Question:This question is for my friend's situation: A boy recently started to pursue more-than-friends moves on my friend. She's liked him on-and-off for three years, but in those three years he's had a girlfriend. She just found out that the boy had sex a few times several months ago with his girlfriend. Since that time they broke up. My friend's hurt and trying to look past his past. She feels that everything she will do physically with this boy won't be special since he's already went all the way. (She's never had a boyfriend before.) She really likes him. They are both Christians. Should she go out with him once he repents and they strive to control themselves?
While you label both the boy and the girl "Christians" neither one is behaving as Christians ought.
He has used his past girlfriend for sex and notice that it did nothing for the stability of the relationship. You indicate that he has no regrets regarding what he did since he has yet to repent of his sins, even though it happened months ago. "For godly sorrow produces repentance leading to salvation, not to be regretted; but the sorrow of the world produces death" (II Corinthians 7:10). Though your friend has known him for three years, I take it that they've only been dating since his break-up a short while ago. Despite the newness of this relationship, he is already trying to get her pants off. Now, honestly, does this strike you as a boy who wants to be a Christian or who has some desire to repent for his sins?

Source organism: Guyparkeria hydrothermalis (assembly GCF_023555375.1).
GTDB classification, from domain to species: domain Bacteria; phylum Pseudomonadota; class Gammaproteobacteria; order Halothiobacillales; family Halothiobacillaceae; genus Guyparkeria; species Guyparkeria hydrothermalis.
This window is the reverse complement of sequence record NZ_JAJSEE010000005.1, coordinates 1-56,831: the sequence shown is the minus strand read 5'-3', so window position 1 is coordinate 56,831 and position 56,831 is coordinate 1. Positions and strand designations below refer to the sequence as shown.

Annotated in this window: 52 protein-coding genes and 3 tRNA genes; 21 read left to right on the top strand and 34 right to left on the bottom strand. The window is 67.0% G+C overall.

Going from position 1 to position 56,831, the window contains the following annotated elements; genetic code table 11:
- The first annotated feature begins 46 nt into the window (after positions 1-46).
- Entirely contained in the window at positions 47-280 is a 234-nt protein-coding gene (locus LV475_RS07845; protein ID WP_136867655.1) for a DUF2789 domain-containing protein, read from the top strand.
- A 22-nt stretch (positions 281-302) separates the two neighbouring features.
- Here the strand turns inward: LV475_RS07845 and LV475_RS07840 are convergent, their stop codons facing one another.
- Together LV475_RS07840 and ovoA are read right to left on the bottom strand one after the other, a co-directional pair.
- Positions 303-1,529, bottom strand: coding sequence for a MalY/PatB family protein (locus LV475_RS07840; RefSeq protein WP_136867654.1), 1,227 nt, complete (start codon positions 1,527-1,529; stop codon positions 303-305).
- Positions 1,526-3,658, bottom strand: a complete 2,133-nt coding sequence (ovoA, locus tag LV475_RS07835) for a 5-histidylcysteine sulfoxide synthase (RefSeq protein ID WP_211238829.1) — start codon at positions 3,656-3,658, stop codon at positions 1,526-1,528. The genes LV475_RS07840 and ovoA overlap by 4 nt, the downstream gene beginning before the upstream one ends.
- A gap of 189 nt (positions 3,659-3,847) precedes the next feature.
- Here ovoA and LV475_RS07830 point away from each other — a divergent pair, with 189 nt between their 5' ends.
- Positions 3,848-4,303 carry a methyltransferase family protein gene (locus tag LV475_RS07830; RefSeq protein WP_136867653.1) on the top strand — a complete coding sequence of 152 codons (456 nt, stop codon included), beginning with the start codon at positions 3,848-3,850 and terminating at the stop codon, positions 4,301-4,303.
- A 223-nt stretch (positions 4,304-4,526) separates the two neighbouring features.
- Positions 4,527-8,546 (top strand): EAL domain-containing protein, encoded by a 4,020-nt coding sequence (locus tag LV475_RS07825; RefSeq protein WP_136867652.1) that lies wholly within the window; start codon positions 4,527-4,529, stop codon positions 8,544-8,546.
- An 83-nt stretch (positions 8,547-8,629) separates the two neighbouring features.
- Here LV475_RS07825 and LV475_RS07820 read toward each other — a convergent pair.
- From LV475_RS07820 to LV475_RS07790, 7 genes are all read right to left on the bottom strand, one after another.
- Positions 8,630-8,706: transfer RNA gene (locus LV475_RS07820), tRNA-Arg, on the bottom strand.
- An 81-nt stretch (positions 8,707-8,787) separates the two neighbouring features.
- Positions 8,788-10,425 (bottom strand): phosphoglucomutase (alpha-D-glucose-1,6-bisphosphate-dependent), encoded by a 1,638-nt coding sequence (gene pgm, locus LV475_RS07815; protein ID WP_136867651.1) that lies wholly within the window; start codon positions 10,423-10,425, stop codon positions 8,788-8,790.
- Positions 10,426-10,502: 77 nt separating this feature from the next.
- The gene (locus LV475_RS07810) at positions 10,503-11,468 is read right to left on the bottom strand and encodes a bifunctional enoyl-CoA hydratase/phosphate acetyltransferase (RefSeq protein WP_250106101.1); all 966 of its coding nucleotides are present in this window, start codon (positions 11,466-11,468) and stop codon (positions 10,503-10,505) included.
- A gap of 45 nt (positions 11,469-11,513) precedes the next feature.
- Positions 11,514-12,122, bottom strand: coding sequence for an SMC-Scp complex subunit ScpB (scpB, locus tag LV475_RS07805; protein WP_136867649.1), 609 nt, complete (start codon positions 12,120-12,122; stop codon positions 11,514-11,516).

Your friend isn't much better. It isn't that she is appalled that he used his past girlfriend for his own pleasure. She's annoyed that she won't be his first. In other words, you are telling me that she already plans to have sex with this boy she just started dating. Worse, she wants to pretend that his sexual exploits didn't happen because she wants to "look past his past" when he hasn't left his past.
Both need to see things as they are, not as they imagine them to be. Both are involved in sin. That needs to be rectified first -- from the heart. "For observe this very thing, that you sorrowed in a godly manner: What diligence it produced in you, what clearing of yourselves, what indignation, what fear, what vehement desire, what zeal, what vindication! In all things you proved yourselves to be clear in this matter" (II Corinthians 7:11). When each has control over his or her personal desires, then if interest remains they can talk about possibly dating where they both respect the other person and want the best for that person. Right now, each is focused on what he or she personally wants.
People do change. But before making a commitment, make sure the change has taken place first. Don't gamble that it might take place later.